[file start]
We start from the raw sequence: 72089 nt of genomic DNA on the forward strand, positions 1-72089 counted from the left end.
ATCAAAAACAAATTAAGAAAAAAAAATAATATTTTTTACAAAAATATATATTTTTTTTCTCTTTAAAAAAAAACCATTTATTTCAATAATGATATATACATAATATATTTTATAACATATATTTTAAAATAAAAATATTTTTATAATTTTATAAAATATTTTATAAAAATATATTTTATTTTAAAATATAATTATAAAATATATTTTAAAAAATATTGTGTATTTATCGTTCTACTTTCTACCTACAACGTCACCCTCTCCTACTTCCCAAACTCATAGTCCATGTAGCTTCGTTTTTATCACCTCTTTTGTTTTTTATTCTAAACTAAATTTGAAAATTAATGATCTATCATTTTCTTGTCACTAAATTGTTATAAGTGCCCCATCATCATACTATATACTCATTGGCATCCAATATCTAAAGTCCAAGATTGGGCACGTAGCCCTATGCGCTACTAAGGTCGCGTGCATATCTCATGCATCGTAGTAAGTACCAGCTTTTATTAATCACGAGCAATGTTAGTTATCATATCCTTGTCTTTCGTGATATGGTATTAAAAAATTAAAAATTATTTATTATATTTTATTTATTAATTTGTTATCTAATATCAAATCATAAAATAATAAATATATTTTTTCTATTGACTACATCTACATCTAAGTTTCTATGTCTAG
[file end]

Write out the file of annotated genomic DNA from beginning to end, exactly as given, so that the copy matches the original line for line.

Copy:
We start from the raw sequence: 72089 nt of genomic DNA on the forward strand, positions 1-72089 counted from the left end.
ATCAAAAACAAATTAAGAAAAAAAAATAATATTTTTTACAAAAATATATATTTTTTTTCTCTTTAAAAAAAAACCATTTATTTCAATAATGATATATACATAATATATTTTATAACATATATTTTAAAATAAAAATATTTTTATAATTTTATAAAATATTTTATAAAAATATATTTTATTTTAAAATATAATTATAAAATATATTTTAAAAAATATTGTGTATTTATCGTTCTACTTTCTACCTACAACGTCACCCTCTCCTACTTCCCAAACTCATAGTCCATGTAGCTTCGTTTTTATCACCTCTTTTGTTTTTTATTCTAAACTAAATTTGAAAATTAATGATCTATCATTTTCTTGTCACTAAATTGTTATAAGTGCCCCATCATCATACTATATACTCATTGGCATCCAATATCTAAAGTCCAAGATTGGGCACGTAGCCCTATGCGCTACTAAGGTCGCGTGCATATCTCATGCATCGTAGTAAGTACCAGCTTTTATTAATCACGAGCAATGTTAGTTATCATATCCTTGTCTTTCGTGATATGGTATTAAAAAATTAAAAATTATTTATTATATTTTATTTATTAATTTGTTATCTAATATCAAATCATAAAATAATAAATATATTTTTTCTATTGACTACATCTACATCTAAGTTTCTATGTCTAG